- Venezuela vote stokes concerns over oil supply from country
- Oil markets tight on OPEC cuts, looming U.S. sanctions on Iran
- U.S., China appear to step back from brink of trade war
Oil prices rose on Tuesday on concerns that Venezuela’s crude output could drop further following a disputed presidential election and potential U.S. sanctions on the OPEC-member.
The United States also toughened its stance on Iran and made a list of sweeping demands, which could further curb the country’s crude oil exports and boost oil prices.
Brent crude futures were at $79.39 per barrel at 0226 GMT, up 17 cents, or 0.2 percent, from their last close. Brent broke through $80 for the first time since November 2014 last week.
U.S. West Texas Intermediate (WTI) crude futures were at $72.47 a barrel, up 23 cents, or 0.3 percent.
“(Oil inventory) is tight and the U.S. will probably tighten sanctions on Venezuela which will make the Venezuela situation worse and which means we can expect continued falling Venezuelan production,” said Tony Nunan, oil risk manager at Mitsubishi Corp in Tokyo.
“Combined with expectations for falling Iranian production as the U.S. pressures allies to reduce their imports this will push crude oil prices up to $80 a barrel and we think it can go higher.”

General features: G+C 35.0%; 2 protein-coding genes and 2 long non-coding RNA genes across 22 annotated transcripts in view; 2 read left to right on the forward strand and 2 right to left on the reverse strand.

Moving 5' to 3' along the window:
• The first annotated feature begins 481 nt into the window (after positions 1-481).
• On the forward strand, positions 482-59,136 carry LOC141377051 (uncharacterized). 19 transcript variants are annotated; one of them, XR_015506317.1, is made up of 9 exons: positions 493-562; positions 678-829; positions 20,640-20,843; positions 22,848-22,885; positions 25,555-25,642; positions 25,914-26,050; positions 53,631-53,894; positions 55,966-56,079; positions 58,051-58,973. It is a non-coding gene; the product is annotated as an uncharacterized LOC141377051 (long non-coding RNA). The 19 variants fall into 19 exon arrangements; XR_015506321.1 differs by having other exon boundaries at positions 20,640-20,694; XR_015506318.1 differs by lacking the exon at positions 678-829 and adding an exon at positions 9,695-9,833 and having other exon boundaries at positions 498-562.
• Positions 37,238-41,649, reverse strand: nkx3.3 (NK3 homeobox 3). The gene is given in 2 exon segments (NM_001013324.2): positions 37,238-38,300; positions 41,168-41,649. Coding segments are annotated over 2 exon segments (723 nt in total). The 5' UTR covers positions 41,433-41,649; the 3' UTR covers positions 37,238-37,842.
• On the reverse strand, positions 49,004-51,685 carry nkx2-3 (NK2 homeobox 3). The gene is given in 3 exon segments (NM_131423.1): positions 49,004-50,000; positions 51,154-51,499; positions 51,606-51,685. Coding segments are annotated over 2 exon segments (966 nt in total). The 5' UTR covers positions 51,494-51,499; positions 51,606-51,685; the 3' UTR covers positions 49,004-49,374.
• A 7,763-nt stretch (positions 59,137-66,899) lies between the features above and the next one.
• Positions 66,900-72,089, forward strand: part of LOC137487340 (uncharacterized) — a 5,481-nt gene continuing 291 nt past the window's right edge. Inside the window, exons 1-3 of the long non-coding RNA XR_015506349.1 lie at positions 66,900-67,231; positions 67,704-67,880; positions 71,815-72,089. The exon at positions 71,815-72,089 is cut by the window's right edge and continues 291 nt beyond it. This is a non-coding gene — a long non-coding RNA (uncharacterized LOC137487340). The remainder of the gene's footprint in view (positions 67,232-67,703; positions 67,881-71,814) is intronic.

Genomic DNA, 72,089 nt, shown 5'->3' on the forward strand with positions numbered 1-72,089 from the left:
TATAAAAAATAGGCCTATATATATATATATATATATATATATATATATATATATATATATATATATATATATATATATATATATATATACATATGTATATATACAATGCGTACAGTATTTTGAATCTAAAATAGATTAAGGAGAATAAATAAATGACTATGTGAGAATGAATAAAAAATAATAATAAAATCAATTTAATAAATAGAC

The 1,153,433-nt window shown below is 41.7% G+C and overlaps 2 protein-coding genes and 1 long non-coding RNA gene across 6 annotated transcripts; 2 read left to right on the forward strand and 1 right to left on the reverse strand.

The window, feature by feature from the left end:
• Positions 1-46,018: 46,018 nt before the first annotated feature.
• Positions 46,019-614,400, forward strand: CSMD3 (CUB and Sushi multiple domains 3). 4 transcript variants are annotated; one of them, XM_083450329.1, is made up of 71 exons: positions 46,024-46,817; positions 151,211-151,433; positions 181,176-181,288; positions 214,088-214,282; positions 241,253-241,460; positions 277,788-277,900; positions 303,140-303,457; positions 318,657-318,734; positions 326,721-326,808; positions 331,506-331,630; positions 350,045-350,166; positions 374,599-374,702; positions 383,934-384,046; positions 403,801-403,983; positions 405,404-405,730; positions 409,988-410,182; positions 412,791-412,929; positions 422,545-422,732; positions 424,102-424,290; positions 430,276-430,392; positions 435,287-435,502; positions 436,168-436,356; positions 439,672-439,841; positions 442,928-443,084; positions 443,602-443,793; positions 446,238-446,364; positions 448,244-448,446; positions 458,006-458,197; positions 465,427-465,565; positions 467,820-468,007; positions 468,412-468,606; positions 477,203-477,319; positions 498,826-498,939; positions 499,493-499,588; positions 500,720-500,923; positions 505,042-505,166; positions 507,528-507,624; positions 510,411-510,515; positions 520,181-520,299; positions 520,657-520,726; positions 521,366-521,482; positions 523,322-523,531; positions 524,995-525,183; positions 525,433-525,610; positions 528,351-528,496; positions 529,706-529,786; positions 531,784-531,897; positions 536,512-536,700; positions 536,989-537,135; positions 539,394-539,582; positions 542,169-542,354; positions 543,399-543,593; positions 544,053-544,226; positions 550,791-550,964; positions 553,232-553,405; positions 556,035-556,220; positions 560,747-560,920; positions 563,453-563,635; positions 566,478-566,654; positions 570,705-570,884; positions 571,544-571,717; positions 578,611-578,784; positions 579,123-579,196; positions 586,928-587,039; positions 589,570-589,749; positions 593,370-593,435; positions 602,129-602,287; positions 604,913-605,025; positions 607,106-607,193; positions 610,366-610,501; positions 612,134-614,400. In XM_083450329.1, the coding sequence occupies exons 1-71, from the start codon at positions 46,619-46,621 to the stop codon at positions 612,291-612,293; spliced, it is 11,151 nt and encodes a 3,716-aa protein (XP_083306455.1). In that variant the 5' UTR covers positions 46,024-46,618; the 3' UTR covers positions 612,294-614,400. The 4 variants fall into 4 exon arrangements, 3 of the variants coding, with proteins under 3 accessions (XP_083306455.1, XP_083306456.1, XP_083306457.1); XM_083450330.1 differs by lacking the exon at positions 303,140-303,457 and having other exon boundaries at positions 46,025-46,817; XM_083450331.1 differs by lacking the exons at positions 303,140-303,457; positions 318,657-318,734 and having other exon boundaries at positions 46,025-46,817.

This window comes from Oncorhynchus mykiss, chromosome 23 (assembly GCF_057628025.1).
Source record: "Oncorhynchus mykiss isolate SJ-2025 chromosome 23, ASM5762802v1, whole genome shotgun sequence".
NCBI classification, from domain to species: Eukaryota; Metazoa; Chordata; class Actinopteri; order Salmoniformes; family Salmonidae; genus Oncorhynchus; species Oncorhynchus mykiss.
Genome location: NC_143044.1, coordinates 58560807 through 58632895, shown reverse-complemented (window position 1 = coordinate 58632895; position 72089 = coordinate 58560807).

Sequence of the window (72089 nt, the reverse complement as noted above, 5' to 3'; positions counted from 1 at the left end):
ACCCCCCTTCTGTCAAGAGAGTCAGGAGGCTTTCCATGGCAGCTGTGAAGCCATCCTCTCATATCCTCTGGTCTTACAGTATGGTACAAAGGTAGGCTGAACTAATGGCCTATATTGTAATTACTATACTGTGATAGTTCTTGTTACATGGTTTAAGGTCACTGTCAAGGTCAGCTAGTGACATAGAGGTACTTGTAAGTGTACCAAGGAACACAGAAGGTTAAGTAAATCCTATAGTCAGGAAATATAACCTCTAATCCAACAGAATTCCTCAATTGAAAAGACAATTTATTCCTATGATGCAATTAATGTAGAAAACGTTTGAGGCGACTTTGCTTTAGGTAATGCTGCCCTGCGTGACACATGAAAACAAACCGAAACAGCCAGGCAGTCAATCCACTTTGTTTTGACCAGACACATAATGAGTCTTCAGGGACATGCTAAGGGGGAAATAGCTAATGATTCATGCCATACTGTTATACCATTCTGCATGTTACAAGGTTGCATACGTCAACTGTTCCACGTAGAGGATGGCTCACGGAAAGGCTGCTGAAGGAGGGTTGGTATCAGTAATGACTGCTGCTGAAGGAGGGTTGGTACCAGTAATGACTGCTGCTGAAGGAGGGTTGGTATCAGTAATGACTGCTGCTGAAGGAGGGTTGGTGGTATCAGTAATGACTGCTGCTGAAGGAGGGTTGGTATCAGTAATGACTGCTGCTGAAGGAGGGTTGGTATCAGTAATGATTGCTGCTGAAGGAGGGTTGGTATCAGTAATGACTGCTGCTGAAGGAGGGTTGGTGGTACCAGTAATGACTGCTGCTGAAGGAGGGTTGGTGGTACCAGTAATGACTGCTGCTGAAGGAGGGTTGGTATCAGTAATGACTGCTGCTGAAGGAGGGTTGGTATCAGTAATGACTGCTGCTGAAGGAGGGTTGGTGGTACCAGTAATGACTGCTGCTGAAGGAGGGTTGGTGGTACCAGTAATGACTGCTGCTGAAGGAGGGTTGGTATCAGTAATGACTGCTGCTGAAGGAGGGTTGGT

Venezuela’s socialist President Nicolas Maduro faced widespread international condemnation on Monday after his re-election in a weekend vote his critics denounced as a farce cementing autocracy in the crisis-stricken oil producer.
The United States is actively considering oil sanctions on Venezuela, where output has dropped by a third in two years to its lowest in decades.
“Tightening the economic screws will severely cripple … Venezuela’s ability to export while making it virtually impossible for the country to acquire dollars,” said Stephen Innes, head of trading for Asia-Pacific at futures brokerage OANDA in Singapore.
Concerns that looming U.S. sanctions on Iran will curb that country’s crude exports have also been boosting oil prices in recent weeks.
The United States on Monday demanded Iran make sweeping changes – from dropping its nuclear program to pulling out of the Syrian civil war – or face severe economic sanctions as the Trump administration hardened its approach to Tehran.
This could reduce Iranian oil exports by 200,000 barrels-per-day by the fourth quarter, Mitsubishi Corp’s Nunan estimated.
Elsewhere, Washington and Beijing both claimed victory on Monday as the world’s two largest economies stepped back from the brink of a global trade war and agreed to hold further talks to boost U.S. exports to China.
Growing production of shale oil could curb oil prices eventually and widen the price spread between WTI and Brent crude oil, said Nunan.